The draft decision adopted by SBSTTA 25 for consideration and adoption by the 16th meeting of the CoP to the CBD (CBD CoP16), encourages CBD Parties to work together with partners, in particular through the CPW, to develop indicators for monitoring the status of and trends in the use of wild species, social, economic and environmental benefits and the implications for groups in vulnerable situations, taking into consideration the indicators of the monitoring framework. This is something which is clearly aligned with the CPW workplan which includes an activity to begin the process to create clear and effective monitoring frameworks and indicators for the Targets relevant to wildlife – particularly Targets 4, 5 and 9.
The draft decision also contains numerous other areas where the CPW can play a role. This includes the development of guidance to address the identified gaps. The decision also proposes to CBD CoP16 that the Executive Secretary collaborate with the CPW, Parties and others, including IPLCs, women and youth, to facilitate regional dialogues to build a common understanding regarding the application of the seven key elements of the IPBES Assessment Report on the Sustainable Use of Wild Species.
Established a decade ago through CBD Decision XI/25 the CPW continues to fulfil its mission to increase cooperation and coordination on sustainable wildlife management issues among its members, where such adds value, in order to promote the sustainable management of terrestrial vertebrate wildlife in all biomes and geographic areas, contributing to the conservation and sustainable use of biodiversity, and to human food security, livelihoods and well-being.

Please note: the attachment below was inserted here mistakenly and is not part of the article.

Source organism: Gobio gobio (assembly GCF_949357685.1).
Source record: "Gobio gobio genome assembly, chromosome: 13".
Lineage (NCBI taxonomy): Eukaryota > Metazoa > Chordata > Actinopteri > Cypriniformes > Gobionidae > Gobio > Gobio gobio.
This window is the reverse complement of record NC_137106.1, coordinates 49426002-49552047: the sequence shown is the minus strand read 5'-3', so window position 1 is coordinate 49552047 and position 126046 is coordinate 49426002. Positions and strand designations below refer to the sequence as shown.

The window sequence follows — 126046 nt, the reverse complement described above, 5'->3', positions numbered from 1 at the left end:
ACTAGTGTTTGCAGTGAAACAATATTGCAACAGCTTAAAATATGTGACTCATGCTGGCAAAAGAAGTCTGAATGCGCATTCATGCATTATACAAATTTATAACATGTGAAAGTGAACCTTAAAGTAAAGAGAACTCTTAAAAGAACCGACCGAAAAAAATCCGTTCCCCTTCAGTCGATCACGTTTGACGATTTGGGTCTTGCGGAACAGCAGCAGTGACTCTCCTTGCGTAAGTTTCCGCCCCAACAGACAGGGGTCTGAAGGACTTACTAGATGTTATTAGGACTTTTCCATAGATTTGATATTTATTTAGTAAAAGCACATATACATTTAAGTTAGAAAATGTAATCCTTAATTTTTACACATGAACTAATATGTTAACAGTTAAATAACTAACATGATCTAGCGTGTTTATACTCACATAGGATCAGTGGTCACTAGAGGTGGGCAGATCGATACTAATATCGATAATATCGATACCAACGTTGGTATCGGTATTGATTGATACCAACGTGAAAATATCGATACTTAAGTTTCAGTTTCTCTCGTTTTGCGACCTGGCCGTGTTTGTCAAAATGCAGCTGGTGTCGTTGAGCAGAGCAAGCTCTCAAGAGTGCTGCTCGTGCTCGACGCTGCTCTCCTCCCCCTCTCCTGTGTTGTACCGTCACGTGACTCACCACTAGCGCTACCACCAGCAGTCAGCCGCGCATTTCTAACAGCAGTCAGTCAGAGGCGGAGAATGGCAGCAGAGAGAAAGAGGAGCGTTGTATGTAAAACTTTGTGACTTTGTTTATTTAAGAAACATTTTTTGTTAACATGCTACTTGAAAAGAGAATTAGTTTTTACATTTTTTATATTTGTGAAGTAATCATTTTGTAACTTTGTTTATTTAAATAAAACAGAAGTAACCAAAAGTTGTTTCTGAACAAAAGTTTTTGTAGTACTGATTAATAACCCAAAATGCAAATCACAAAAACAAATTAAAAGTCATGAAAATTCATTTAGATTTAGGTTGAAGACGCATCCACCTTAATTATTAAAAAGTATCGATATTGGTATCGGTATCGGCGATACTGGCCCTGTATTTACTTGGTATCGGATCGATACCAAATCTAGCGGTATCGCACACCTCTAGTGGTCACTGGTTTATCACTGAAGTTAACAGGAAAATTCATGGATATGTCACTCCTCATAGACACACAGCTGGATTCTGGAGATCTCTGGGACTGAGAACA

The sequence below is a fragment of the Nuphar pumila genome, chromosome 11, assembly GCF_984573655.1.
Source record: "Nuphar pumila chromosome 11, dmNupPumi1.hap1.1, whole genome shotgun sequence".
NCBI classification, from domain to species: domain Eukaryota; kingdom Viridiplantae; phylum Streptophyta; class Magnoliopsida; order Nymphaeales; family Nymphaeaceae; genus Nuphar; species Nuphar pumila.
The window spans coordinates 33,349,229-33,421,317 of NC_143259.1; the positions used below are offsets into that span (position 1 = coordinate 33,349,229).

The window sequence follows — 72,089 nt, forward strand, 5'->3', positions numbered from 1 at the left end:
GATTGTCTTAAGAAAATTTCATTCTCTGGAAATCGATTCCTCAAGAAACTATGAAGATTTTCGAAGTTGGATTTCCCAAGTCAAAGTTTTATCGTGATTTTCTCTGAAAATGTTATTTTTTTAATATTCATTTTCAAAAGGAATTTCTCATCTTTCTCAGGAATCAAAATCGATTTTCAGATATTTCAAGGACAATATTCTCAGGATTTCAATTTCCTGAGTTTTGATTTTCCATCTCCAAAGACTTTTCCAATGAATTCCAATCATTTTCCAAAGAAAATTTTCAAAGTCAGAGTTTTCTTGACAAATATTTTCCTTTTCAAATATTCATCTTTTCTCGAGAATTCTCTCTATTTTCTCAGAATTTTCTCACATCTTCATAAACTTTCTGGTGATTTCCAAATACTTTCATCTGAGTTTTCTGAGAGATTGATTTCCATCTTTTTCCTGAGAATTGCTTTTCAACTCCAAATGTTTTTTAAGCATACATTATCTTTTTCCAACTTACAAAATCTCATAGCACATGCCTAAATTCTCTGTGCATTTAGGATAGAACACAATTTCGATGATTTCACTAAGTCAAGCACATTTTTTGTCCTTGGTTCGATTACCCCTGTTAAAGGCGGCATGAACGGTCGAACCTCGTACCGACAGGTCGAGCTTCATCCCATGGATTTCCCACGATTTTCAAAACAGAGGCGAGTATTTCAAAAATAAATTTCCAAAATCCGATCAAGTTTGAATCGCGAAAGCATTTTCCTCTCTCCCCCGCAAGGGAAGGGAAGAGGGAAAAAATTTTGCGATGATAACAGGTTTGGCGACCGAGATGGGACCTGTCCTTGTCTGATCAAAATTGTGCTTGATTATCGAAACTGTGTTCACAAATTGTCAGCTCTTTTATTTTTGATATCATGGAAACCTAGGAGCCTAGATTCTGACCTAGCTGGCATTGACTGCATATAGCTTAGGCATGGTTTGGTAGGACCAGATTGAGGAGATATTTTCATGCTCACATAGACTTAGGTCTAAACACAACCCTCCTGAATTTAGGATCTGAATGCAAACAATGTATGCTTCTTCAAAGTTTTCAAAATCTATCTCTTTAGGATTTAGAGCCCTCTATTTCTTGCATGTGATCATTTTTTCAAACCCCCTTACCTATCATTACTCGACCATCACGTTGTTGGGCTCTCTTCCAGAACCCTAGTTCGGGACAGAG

1 Key elements from the IPBES Assessment Report on the Sustainable Use of Wild Species in developing and implementing policies on sustainable use are: 1) inclusive and participatory decision-making; 2) the inclusion of multiple forms of knowledge and the recognition of rights; 3) the equitable distribution of costs and benefits; 4) policies tailored to local social and ecological contexts; 5) monitoring social and ecological conditions and practices; 6) coordinated and aligned policies; and 7) robust institutions, from customary to statutory.
Read the Science Brief for Sustainable Use Targets of the Post-2020 Global Biodiversity Framework for more information on the importance of KMGBF for sustainable wildlife management
Collaborative Partnership on Sustainable Wildlife Management (CPW)
The Collaborative Partnership on Sustainable Wildlife Management (CPW) is a voluntary partnership of 13 international organisations with substantive mandates and programmes to promote the sustainable use and conservation of wildlife resources. The mission of the CPW is to increase cooperation and coordination on sustainable wildlife management issues among its members, where such adds value, in order to promote the sustainable management of terrestrial vertebrate wildlife in all biomes and geographic areas, contributing to the conservation and sustainable use of biodiversity, and to human food security, livelihoods and well-being.
Current members include:
- Convention on Biological Diversity (CBD) Secretariat
- Center for International Forestry Research (CIFOR)
- Convention on International Trade in Endangered Species of Wild Fauna and Flora (CITES) Secretariat
- Convention on Migratory Species (CMS) Secretariat
- Food and Agriculture Organization of the United Nations (FAO)
- International Council for Game and Wildlife Conservation (CIC)
- International Indigenous Forum on Biodiversity (IIFB)
- International Institute for Environment and Development (IIED)
- International Union for Conservation of Nature (IUCN)
- International Union of Forest Research Organizations (IUFRO)
- TRAFFIC – The Wildlife Trade Monitoring Network
- United Nations Environment Programme (UNEP)
- World Organisation for Animal Health (WOAH)
CPW Secretariat: firstname.lastname@example.org